CONTEXT: No approved pharmacologic treatments for methamphetamine dependence exist. Methamphetamine use is associated with high morbidity and is a major cofactor in the human immunodeficiency virus epidemic among men who have sex with men (MSM). OBJECTIVE: To determine whether mirtazapine would reduce methamphetamine use among MSM who are actively using methamphetamine... CONCLUSION: The addition of mirtazapine to substance use counseling decreased methamphetamine use among active users and was associated with decreases in sexual risk despite low to moderate medication adherence. Trial Registration clinicalTrials.gov Identifier NCT00497081.
Acute modafinil effects on attention and inhibitory control in methamphetamine-dependent humans. [2011.11]
ABSTRACT. Objective: Individuals who are methamphetamine dependent exhibit higher rates of cognitive dysfunction than healthy people who do not use methamphetamine, and this dysfunction may have a negative effect on the success of behavioral treatments for the disorder...
The influence of depression on treatment for methamphetamine use. [2011.08.01]
OBJECTIVE: To determine whether the presence of comorbid depression influences response to psychological treatment for methamphetamine use... CONCLUSIONS: Over the short term, comorbid depression did not negatively affect response to treatment, with some evidence of a dose-response treatment effect for reduction in depression. This was not maintained at 6 months, indicating that methamphetamine-focused treatment may not enable people with comorbid depression to make sustained improvement at the level of their counterparts without depression. TRIAL REGISTRATION NUMBER: ACTRN12611000355976.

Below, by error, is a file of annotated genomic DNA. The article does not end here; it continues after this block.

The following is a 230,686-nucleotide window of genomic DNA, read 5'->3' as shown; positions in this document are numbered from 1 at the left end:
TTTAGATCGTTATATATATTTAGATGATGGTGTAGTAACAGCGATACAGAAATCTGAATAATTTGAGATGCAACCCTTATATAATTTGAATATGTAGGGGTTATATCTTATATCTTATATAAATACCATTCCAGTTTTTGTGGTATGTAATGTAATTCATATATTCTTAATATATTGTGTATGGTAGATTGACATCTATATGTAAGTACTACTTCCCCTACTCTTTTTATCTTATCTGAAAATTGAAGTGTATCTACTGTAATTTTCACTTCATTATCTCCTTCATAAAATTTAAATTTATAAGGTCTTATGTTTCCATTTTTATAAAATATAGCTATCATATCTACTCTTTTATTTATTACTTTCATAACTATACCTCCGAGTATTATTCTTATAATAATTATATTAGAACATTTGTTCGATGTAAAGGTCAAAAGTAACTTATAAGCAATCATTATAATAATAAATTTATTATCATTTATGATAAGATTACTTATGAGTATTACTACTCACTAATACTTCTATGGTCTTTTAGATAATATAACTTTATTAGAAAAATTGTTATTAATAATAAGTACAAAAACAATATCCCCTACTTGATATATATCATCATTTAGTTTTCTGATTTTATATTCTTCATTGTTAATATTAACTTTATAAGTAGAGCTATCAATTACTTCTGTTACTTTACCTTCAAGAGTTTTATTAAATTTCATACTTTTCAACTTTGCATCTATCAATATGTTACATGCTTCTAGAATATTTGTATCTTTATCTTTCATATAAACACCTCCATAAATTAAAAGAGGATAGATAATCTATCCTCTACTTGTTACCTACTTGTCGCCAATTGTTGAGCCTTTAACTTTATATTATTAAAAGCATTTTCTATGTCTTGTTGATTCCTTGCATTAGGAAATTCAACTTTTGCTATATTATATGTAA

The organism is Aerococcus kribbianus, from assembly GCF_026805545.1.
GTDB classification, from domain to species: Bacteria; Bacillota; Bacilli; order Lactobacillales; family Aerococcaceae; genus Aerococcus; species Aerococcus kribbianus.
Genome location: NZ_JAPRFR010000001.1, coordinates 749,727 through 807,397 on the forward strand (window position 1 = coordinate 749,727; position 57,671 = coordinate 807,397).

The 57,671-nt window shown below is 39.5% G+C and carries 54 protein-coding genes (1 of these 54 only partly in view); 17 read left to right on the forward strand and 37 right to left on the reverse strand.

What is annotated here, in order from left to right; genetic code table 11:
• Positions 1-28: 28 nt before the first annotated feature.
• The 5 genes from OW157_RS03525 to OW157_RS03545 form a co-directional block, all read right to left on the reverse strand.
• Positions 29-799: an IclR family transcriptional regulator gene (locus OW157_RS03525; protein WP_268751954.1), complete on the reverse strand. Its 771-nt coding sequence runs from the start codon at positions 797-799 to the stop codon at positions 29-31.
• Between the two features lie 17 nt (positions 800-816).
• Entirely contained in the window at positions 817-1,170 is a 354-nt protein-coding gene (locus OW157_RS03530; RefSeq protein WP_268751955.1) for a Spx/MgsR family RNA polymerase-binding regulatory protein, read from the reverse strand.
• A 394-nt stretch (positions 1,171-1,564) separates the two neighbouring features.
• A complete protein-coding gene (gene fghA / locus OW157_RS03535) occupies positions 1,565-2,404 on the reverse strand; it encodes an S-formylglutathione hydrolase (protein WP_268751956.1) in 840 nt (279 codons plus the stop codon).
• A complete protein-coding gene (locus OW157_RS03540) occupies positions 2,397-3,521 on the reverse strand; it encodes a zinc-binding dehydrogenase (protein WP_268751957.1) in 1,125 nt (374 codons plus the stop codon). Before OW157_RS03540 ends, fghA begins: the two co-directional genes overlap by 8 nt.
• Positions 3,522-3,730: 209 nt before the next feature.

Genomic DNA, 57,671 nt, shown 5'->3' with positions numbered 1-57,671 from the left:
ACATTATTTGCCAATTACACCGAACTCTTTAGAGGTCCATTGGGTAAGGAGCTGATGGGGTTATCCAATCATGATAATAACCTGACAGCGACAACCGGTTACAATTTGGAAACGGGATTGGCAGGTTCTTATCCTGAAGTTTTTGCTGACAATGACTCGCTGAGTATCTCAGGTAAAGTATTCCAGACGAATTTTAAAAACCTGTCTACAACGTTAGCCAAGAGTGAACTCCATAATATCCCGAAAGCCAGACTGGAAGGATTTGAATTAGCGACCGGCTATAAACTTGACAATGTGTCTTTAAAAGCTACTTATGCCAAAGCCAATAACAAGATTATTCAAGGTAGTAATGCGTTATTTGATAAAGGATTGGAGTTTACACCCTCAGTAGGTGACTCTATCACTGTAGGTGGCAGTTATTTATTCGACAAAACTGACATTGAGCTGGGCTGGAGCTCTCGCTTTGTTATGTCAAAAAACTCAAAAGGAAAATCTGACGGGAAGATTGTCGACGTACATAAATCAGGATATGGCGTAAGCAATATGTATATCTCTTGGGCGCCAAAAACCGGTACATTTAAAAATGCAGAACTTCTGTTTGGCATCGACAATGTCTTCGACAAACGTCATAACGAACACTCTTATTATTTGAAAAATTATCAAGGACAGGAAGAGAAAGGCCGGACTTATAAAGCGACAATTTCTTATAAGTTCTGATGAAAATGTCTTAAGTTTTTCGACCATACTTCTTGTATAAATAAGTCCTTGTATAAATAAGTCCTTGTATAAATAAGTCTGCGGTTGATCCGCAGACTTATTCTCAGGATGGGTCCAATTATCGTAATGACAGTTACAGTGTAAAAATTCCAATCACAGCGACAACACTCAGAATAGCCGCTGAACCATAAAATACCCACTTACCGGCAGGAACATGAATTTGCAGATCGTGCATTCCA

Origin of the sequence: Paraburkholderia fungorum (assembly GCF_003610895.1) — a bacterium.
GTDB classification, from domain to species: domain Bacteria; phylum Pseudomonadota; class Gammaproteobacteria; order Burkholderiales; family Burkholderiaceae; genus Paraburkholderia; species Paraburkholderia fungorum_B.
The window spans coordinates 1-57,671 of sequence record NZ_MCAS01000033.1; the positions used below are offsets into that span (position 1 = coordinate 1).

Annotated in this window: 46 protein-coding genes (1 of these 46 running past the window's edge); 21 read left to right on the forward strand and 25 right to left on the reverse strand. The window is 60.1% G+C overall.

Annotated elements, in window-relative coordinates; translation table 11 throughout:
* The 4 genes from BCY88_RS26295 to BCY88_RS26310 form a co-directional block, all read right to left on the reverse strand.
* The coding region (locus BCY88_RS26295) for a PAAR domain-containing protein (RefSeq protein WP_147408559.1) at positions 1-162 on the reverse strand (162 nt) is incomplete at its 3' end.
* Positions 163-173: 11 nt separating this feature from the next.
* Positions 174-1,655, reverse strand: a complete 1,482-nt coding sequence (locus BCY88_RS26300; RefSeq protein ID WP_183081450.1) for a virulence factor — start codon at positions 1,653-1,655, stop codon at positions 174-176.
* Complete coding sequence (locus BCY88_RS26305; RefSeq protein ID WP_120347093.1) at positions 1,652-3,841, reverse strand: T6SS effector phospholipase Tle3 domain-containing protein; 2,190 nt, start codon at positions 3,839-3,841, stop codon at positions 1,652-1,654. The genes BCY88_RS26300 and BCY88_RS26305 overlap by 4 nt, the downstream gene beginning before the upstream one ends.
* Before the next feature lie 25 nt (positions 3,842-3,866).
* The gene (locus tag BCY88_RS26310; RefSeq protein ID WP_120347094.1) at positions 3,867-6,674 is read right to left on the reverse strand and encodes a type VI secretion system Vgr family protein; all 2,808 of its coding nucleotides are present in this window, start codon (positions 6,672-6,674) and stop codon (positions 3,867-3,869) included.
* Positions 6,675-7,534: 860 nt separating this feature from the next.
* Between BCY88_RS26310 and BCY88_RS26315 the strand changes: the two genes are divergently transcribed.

Clinical Trials Related to Desoxyn (Methamphetamine)
Characterizing Methamphetamine Withdrawal in Recently Abstinent Methamphetamine Users: A Pilot Study [Recruiting]
Methamphetamine use has escalated in recent years. Methamphetamine use has also spread
throughout the country. Although much information has been gathered on the treatment of
cocaine abuse, very little information has been obtained on the treatment of methamphetamine
abuse. One of the first steps in developing appropriate treatment is to examine the effects
of stopping a particular substance's use on individuals abusing that substance. To date this
has not been well studied for people abusing methamphetamine. The purpose of this study is to
better understand and develop accurate ways of measuring symptoms associated with stopping
the use of methamphetamine in people that are abusing methamphetamine. If the withdrawal
symptoms are able to be effectively measured, this will help to develop treatments targeted
at alleviating these symptoms. These symptoms are often associated with relapse to use of
Behavioral Activation and HIV Risk Reduction for Men Who Have Sex With Men With Crystal Meth Abuse [Recruiting]
The purpose of this study is to research a new behavioral treatment to reduce sexual
risk-taking in men who have sex with men (MSM) who abuse crystal methamphetamine (crystal
meth), and are at risk for HIV acquisition. This study proposes using a treatment based on